I’m thinking that my “Miraj” is more accurately described as above. While I encountered “levels” with “prophets” on them, the “prophets” weren’t like some kind of iconography, like men standing before me. They were “foundational shapes” of thought. Subatomic, not corporeal in the sense that I am corporeal. I’ve had encounters with corporeal consciousnesses as well — but my “Miraj” didn’t take that kind of form … I guess the metaphor would be akin to a kind of spin instead of each “level” ( ) …

      I couldn’t say that I was encountering perfect human beings there — instead, curvatures/shapes/vibratory principles of thought that I could readily anthropomorphize (like giving names to quarks — ).

      My “Uwaisi” encounter was, in contrast, a kind of corporeal linkage back to a flesh-and-blood human being, the man himself, all those centuries ago. But again, it wasn’t perfection that I was getting from that … it was more of a kind of soul spectrum, a “what came before you and what will come after you” kind of affair …

      I had called it a “becoming”, in the sense of discovering a “tunnel” that connects the components of the soul — and intellect flows along that tunnel … but I probably placed too much emphasis on the (human being) ends of the tunnel, and not enough emphasis on the tunnel itself … which is what I mean by “spirit” or “thought” here …

      Not sure if that clarifies things …

      I like your point about humans, perfection and intervals. Its quite a fractal way of seeing things, and seeing teaching …

      And yes, I think you’re right — morality probably IS left in the traces 🙂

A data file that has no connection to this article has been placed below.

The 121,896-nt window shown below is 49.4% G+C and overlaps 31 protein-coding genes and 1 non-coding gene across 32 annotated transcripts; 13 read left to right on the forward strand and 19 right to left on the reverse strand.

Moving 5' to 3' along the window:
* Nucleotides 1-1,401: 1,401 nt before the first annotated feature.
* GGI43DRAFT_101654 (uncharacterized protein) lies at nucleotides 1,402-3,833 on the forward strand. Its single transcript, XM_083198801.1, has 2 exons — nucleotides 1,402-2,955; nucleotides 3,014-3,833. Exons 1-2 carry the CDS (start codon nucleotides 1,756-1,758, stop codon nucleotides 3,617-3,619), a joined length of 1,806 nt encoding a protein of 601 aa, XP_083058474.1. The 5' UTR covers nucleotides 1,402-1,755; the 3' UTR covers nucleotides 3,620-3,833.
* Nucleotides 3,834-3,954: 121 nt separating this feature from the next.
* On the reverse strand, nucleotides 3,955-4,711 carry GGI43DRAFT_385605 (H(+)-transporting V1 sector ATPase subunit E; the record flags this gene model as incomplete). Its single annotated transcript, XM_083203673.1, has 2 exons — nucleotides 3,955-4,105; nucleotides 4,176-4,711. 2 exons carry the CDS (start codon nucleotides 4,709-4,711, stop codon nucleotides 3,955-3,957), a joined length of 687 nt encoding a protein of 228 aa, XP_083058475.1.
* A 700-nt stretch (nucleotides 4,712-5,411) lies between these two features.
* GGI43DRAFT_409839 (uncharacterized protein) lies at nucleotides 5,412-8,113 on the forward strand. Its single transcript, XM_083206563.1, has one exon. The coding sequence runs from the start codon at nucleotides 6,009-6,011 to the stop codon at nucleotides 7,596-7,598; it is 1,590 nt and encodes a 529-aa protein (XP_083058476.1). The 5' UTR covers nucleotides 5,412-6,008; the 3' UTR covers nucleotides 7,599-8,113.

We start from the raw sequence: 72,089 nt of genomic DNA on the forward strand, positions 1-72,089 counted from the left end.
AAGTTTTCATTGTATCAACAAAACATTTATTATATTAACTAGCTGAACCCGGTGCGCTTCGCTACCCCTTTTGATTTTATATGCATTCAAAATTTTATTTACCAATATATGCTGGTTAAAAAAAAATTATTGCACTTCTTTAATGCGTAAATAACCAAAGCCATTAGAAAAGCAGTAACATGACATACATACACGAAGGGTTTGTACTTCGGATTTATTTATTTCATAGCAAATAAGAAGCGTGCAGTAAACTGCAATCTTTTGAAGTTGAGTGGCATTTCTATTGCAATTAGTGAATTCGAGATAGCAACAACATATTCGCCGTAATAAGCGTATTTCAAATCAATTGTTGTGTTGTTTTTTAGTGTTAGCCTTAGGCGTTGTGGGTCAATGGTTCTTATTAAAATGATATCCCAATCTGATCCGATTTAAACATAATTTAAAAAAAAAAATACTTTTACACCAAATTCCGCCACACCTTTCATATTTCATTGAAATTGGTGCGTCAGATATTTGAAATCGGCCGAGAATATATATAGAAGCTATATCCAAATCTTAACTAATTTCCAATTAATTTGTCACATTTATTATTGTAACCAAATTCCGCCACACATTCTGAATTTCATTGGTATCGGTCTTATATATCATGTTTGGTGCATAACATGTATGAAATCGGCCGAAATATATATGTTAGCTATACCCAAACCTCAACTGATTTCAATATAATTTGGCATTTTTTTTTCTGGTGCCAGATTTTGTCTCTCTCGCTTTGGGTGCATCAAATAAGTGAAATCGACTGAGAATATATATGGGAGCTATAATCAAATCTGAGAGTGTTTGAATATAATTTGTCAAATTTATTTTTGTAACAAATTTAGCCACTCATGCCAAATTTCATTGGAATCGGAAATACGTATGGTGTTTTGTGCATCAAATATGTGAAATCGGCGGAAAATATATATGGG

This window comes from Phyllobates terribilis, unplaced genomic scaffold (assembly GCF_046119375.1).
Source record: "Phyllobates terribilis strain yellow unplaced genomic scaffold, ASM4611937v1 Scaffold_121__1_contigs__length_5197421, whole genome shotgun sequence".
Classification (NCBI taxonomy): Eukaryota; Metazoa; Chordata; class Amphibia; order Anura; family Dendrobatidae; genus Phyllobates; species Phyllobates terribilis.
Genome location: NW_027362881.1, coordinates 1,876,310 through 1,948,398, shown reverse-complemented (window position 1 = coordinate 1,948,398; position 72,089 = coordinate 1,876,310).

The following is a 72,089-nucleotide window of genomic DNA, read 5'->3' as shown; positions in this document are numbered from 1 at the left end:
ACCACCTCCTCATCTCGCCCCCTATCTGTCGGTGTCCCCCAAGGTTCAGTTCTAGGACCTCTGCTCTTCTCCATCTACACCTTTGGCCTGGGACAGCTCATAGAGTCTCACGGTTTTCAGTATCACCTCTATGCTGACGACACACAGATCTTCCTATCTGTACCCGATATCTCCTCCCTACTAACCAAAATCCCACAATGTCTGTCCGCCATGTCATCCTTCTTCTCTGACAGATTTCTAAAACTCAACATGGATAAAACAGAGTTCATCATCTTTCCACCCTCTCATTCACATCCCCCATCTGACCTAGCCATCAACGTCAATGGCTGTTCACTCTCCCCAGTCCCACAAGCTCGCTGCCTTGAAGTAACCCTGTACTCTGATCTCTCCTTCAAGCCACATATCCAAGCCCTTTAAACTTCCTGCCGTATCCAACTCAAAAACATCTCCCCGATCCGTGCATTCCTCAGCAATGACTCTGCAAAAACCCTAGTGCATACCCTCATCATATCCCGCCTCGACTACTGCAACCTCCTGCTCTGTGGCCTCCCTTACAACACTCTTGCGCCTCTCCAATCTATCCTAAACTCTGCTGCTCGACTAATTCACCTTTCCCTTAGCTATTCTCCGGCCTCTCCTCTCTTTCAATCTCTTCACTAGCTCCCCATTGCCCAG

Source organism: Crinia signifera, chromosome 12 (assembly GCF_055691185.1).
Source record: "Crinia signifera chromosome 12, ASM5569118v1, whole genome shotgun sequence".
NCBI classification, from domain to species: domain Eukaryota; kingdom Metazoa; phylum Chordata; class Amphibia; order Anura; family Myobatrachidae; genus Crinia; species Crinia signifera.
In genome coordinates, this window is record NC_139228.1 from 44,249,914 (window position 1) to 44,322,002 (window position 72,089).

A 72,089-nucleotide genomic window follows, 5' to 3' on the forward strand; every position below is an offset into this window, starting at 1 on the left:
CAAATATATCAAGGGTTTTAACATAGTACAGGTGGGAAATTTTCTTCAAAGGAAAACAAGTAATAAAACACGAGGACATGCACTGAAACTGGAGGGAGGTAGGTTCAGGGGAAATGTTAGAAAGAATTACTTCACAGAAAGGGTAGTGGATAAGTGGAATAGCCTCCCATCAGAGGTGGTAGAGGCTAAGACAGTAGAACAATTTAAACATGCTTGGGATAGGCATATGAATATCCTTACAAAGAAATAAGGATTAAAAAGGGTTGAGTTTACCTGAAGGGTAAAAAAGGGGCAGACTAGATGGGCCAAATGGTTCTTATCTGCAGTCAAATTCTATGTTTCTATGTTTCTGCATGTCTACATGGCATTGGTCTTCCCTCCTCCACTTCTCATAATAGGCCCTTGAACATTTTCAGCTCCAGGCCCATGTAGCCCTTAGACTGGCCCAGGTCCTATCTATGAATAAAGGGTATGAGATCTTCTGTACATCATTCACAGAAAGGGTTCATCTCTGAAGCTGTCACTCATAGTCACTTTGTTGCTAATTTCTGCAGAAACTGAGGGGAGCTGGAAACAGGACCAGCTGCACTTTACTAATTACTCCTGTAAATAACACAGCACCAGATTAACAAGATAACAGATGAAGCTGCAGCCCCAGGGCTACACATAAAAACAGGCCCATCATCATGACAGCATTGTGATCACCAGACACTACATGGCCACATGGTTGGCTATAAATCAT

2. I can’t speak for Islam or other world religions, but, I can speak for my own religion. Within Judaism itself, there are various spiritual paths. Some paths stress perfection and others view striving for it as a “red herring”. These latter paths stress focusing one’s divinely assigned spiritual work. If perfection is attained, let it happen because it came along on it’s own, not because it was chased down. It’s kind of like, if you’re eating healthily in most cases good health will arrive on it’s own. One does not need a seperate effort to attain it.

    1. Yes, that’s a trend that runs through the two religions that I have most experience with, Buddhism and Islam … and Sufism local to Islam.

      In Buddhism for example, the Therevada line emphasizes a kind of withdrawal from the world and personal path to enlightenment through following the Buddha’s story in your own life … with the idea that when we change within, the world will follow … the Mahayana line in contrast emphasizes good works within communities, with the idea that the path to enlightenment can take its time (delaying it to future incarnations is fine if we push humanity forward to it collectively because every action counts). I remember travelling from retreat with a Thai Therevada monastery to a Chinese Mahayana … big contrast!

      Islam is a bit tricky because, for the most part, Muslims would argue it is a wholistic approach. Their example would be Muhammed (or other prophet kings like David or Solomon) — who was involved in politics, lawmaking, solving other people’s personal disputes as well as spiritual side of things. Nevertheless, there is a dichotomy …

      I think all paths are fine — including ones that appear to strive for perfection — but I think any action done with the purpose of “following” a holy, perfect man … say, imitating an action of Muhammed or of David or of the Buddha in order to obtain closeness to God … I think that’s a red herring. The imitation of a man is not effective … instead, it must be the conduits in dynamic process “downward” from God and “upward” from the human that are the point. It’s not imitation of a life toward God that’s the point — it’s life itself, grasping that life itself is nothing but (I’ll say sephirotic) Love shipped up and down conduits between names/nodes in a network that spans worlds and times.

  3. Thank you for sharing your personal experience. 🙂

    In the past, I’ve followed a Hasidic path which had some emphasis on meditative withdrawal. Today, I follow a very outgoing Hasidic path that heavily emphasizes engagement with improving the spiritual state of the world.